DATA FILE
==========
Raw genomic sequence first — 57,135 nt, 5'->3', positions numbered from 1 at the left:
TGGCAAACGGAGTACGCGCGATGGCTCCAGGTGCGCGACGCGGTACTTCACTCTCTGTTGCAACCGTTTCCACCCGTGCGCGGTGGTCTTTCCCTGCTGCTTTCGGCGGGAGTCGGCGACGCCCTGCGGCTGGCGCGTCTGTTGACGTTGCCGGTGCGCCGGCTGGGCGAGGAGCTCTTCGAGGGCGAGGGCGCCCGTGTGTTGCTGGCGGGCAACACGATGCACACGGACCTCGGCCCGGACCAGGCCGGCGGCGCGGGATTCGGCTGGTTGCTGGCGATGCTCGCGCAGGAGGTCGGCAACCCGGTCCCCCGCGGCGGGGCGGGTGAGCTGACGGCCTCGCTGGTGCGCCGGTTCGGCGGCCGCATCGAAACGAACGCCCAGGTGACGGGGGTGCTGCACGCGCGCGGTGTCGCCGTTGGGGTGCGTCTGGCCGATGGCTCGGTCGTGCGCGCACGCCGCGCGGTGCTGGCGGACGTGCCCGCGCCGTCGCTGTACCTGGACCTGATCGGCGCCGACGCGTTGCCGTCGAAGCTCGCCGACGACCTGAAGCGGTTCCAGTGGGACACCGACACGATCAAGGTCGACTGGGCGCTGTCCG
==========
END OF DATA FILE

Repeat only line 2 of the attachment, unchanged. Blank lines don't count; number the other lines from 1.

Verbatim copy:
TGGCAAACGGAGTACGCGCGATGGCTCCAGGTGCGCGACGCGGTACTTCACTCTCTGTTGCAACCGTTTCCACCCGTGCGCGGTGGTCTTTCCCTGCTGCTTTCGGCGGGAGTCGGCGACGCCCTGCGGCTGGCGCGTCTGTTGACGTTGCCGGTGCGCCGGCTGGGCGAGGAGCTCTTCGAGGGCGAGGGCGCCCGTGTGTTGCTGGCGGGCAACACGATGCACACGGACCTCGGCCCGGACCAGGCCGGCGGCGCGGGATTCGGCTGGTTGCTGGCGATGCTCGCGCAGGAGGTCGGCAACCCGGTCCCCCGCGGCGGGGCGGGTGAGCTGACGGCCTCGCTGGTGCGCCGGTTCGGCGGCCGCATCGAAACGAACGCCCAGGTGACGGGGGTGCTGCACGCGCGCGGTGTCGCCGTTGGGGTGCGTCTGGCCGATGGCTCGGTCGTGCGCGCACGCCGCGCGGTGCTGGCGGACGTGCCCGCGCCGTCGCTGTACCTGGACCTGATCGGCGCCGACGCGTTGCCGTCGAAGCTCGCCGACGACCTGAAGCGGTTCCAGTGGGACACCGACACGATCAAGGTCGACTGGGCGCTGTCCG